Mystical cow 'licks' away disease
(AFP, July 8, 2004)
THOUSANDS of ill Cambodians are flocking to this northern village to be licked by a mystical cow named Preah who is curing their complaints, its owner has claimed.
Farmer Puch Pich said up to 400 people have been turning up daily for the past fortnight to be slobbered over, after the 13-month-old white beast apparently cured his wife Kong Mich of a chronic illness.
They have been braving Cambodia's notoriously bad rainy season roads to travel from around the kingdom, paying 500 riel (17 cents) per person for four licks on the limb or body part of their choice.
"The cow won't lick people who don't put in their money... and if he doesn't think you believe in his powers, he won't lick you either," Puch Pich quipped.
Ros Sath, 68, told AFP that before he underwent the unconventional treatment he could barely walk a few metres thanks to a stiff leg.
"After the cow licked me four times I felt comfortable again and now I can walk 300 or 400 metres without getting exhausted," he said.
The curative powers of Preah - which means God in Khmer - were revealed when Kong Mich took the animal out to graze, said Puch Pich, who has owned the $449 cow for five months.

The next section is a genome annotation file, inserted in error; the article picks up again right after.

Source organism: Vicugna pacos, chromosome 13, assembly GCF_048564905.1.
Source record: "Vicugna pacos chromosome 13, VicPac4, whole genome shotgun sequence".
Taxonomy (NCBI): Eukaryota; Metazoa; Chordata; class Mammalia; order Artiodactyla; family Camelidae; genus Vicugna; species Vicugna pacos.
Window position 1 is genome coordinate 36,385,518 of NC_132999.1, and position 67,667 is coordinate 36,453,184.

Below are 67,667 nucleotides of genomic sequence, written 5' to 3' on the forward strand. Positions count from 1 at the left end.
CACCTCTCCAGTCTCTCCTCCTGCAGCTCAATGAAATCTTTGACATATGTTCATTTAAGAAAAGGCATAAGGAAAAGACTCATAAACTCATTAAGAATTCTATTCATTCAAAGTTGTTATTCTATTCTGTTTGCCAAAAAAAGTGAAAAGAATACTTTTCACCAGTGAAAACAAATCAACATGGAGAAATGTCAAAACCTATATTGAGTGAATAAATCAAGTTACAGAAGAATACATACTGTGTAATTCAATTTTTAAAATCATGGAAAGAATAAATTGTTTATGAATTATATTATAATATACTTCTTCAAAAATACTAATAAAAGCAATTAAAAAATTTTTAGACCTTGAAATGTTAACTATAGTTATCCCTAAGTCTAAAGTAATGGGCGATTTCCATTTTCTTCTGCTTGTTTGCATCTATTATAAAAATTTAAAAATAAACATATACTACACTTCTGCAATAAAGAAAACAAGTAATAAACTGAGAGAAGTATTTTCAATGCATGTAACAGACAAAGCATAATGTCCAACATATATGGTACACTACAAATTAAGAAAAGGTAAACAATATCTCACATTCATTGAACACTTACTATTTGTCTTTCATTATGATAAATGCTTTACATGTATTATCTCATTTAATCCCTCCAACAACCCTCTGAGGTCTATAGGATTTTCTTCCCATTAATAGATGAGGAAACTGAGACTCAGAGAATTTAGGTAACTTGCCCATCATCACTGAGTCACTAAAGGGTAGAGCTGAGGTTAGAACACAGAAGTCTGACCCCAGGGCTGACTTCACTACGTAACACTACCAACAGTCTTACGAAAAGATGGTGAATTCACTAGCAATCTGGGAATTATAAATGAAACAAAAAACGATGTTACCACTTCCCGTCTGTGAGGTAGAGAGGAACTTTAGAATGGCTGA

"The cow was always wanting to lick my wife's arms and legs and two months after he started, she completely recovered from an illness we'd spent a lot of money trying to fix," he said amid the mayhem at his farm, about 90km north of Phnom Penh in Kampong Chhnang province.
The couple's theory was first tested on a 72-year-old visually impaired woman from the village whom Puch Pich claimed regained her sight after four licks.
"Then the news really spread," he told AFP.
Some of the hundreds are bringing water for "take away" licks, while others are taking grass it has touched while eating, hoping to boil up some of its magic.
Puch Pich attributes the cow's powers to its birthplace at nearby commune Banteay Rongvek, which Cambodians believe was also the site of a mystical cow that was stolen by Cambodia's historical rival Thailand in ancient times.
Cambodians are highly superstitious, particularly in the countryside where people continue to meld animist practices with Buddhism.